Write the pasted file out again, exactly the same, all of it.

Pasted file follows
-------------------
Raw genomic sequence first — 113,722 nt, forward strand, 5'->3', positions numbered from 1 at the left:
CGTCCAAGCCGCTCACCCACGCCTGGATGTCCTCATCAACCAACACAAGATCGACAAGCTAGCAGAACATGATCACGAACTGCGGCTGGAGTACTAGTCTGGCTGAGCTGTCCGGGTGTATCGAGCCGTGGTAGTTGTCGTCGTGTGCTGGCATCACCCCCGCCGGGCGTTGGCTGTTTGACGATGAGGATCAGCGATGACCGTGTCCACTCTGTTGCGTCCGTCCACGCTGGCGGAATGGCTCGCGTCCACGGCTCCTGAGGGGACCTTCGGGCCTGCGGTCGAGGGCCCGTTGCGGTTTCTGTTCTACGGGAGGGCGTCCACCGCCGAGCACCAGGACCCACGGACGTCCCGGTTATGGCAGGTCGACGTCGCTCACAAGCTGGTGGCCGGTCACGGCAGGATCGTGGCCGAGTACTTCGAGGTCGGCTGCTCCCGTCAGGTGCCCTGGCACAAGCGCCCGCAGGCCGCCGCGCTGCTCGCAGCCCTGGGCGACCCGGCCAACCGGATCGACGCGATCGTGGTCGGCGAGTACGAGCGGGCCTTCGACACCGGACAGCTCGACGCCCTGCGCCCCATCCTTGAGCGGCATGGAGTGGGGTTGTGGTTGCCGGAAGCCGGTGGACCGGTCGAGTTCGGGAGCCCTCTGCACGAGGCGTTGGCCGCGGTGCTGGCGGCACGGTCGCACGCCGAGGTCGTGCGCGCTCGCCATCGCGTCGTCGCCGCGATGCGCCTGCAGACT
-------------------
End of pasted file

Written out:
Raw genomic sequence first — 113,722 nt, forward strand, 5'->3', positions numbered from 1 at the left:
CGTCCAAGCCGCTCACCCACGCCTGGATGTCCTCATCAACCAACACAAGATCGACAAGCTAGCAGAACATGATCACGAACTGCGGCTGGAGTACTAGTCTGGCTGAGCTGTCCGGGTGTATCGAGCCGTGGTAGTTGTCGTCGTGTGCTGGCATCACCCCCGCCGGGCGTTGGCTGTTTGACGATGAGGATCAGCGATGACCGTGTCCACTCTGTTGCGTCCGTCCACGCTGGCGGAATGGCTCGCGTCCACGGCTCCTGAGGGGACCTTCGGGCCTGCGGTCGAGGGCCCGTTGCGGTTTCTGTTCTACGGGAGGGCGTCCACCGCCGAGCACCAGGACCCACGGACGTCCCGGTTATGGCAGGTCGACGTCGCTCACAAGCTGGTGGCCGGTCACGGCAGGATCGTGGCCGAGTACTTCGAGGTCGGCTGCTCCCGTCAGGTGCCCTGGCACAAGCGCCCGCAGGCCGCCGCGCTGCTCGCAGCCCTGGGCGACCCGGCCAACCGGATCGACGCGATCGTGGTCGGCGAGTACGAGCGGGCCTTCGACACCGGACAGCTCGACGCCCTGCGCCCCATCCTTGAGCGGCATGGAGTGGGGTTGTGGTTGCCGGAAGCCGGTGGACCGGTCGAGTTCGGGAGCCCTCTGCACGAGGCGTTGGCCGCGGTGCTGGCGGCACGGTCGCACGCCGAGGTCGTGCGCGCTCGCCATCGCGTCGTCGCCGCGATGCGCCTGCAGACT